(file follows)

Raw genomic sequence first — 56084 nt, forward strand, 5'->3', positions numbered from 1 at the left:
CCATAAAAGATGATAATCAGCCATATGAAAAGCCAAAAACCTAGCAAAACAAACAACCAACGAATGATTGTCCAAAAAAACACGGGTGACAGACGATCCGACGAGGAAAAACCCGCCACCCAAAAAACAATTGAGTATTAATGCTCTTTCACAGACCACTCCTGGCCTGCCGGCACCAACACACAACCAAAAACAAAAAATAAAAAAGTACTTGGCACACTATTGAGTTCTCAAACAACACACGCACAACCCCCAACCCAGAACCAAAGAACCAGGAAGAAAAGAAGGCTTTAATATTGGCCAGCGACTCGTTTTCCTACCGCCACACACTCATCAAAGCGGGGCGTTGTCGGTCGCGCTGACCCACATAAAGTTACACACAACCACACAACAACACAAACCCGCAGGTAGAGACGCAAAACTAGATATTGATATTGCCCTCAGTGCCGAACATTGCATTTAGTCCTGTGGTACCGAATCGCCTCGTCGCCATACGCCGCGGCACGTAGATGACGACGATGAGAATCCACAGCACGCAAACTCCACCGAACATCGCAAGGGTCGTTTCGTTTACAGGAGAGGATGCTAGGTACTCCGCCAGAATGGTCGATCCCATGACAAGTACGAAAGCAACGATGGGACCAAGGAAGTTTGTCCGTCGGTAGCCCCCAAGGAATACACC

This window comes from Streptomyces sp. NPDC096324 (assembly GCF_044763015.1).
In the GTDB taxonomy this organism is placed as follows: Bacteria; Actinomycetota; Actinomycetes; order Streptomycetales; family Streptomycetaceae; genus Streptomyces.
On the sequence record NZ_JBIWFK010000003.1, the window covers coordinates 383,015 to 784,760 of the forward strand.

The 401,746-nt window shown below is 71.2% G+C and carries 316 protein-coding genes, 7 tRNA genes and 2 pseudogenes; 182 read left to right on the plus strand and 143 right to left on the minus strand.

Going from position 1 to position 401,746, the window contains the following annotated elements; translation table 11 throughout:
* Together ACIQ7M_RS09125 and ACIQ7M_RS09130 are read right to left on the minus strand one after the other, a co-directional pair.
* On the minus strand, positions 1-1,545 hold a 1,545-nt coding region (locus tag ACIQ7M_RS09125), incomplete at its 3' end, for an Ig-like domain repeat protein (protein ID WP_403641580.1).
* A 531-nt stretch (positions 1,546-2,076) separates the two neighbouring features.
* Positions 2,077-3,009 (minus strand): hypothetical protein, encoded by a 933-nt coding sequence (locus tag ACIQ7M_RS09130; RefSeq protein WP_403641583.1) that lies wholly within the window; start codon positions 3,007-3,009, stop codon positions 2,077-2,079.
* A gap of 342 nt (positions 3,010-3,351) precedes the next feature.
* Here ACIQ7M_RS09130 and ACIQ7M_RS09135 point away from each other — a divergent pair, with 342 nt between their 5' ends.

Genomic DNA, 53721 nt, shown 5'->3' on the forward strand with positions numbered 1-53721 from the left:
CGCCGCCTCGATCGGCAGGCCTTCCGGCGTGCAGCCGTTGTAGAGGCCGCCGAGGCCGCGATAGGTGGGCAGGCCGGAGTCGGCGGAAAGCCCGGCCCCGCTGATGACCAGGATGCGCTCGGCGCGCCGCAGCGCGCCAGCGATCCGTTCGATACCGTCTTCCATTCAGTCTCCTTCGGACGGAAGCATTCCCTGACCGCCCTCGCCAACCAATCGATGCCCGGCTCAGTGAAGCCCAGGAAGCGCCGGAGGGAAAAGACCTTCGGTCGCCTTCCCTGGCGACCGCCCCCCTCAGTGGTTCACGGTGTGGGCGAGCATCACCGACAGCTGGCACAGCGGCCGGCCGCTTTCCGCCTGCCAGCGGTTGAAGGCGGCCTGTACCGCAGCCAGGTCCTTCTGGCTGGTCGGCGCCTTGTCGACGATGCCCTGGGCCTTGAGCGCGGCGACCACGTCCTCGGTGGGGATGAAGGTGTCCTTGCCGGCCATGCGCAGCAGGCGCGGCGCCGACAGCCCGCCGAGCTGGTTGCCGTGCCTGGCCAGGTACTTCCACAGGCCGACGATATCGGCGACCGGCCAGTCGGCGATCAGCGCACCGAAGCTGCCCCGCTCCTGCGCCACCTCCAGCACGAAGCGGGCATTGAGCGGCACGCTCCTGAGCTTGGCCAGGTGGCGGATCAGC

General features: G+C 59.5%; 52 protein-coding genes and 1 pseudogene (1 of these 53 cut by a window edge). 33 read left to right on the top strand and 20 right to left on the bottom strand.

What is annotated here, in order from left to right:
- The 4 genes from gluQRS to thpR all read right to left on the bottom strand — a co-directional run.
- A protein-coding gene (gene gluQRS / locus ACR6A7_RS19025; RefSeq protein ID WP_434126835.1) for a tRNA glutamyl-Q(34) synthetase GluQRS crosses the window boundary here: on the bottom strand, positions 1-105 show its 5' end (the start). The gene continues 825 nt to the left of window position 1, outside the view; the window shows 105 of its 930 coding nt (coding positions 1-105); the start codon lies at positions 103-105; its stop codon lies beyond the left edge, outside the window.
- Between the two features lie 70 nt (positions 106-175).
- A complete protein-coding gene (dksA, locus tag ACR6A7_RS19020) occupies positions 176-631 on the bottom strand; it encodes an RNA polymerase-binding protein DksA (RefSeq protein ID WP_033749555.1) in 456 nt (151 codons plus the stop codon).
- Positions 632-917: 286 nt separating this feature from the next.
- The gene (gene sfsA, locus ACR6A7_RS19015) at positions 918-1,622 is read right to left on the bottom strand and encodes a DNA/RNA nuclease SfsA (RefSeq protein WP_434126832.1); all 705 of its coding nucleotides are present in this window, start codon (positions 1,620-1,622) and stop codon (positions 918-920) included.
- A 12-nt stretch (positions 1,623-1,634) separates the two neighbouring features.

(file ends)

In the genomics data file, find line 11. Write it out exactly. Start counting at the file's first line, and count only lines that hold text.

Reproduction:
* Positions 2,077-3,009 (minus strand): hypothetical protein, encoded by a 933-nt coding sequence (locus tag ACIQ7M_RS09130; RefSeq protein WP_403641583.1) that lies wholly within the window; start codon positions 3,007-3,009, stop codon positions 2,077-2,079.